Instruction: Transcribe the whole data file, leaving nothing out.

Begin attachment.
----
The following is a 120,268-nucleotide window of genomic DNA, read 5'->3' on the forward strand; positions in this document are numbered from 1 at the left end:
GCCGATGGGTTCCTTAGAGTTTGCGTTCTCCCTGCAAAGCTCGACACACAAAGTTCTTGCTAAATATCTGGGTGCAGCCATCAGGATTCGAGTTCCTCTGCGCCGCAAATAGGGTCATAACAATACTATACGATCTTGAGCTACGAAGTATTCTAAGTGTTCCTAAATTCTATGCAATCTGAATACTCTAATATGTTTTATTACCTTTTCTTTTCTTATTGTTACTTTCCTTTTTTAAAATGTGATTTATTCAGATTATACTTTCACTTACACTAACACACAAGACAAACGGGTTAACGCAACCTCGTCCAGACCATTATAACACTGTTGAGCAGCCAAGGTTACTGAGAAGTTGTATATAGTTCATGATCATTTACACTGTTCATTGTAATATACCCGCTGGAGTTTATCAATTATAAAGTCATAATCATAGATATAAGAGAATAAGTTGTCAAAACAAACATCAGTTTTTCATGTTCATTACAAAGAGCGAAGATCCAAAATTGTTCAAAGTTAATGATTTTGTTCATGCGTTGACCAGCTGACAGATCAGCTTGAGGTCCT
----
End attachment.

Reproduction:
The following is a 120,268-nucleotide window of genomic DNA, read 5'->3' on the forward strand; positions in this document are numbered from 1 at the left end:
GCCGATGGGTTCCTTAGAGTTTGCGTTCTCCCTGCAAAGCTCGACACACAAAGTTCTTGCTAAATATCTGGGTGCAGCCATCAGGATTCGAGTTCCTCTGCGCCGCAAATAGGGTCATAACAATACTATACGATCTTGAGCTACGAAGTATTCTAAGTGTTCCTAAATTCTATGCAATCTGAATACTCTAATATGTTTTATTACCTTTTCTTTTCTTATTGTTACTTTCCTTTTTTAAAATGTGATTTATTCAGATTATACTTTCACTTACACTAACACACAAGACAAACGGGTTAACGCAACCTCGTCCAGACCATTATAACACTGTTGAGCAGCCAAGGTTACTGAGAAGTTGTATATAGTTCATGATCATTTACACTGTTCATTGTAATATACCCGCTGGAGTTTATCAATTATAAAGTCATAATCATAGATATAAGAGAATAAGTTGTCAAAACAAACATCAGTTTTTCATGTTCATTACAAAGAGCGAAGATCCAAAATTGTTCAAAGTTAATGATTTTGTTCATGCGTTGACCAGCTGACAGATCAGCTTGAGGTCCT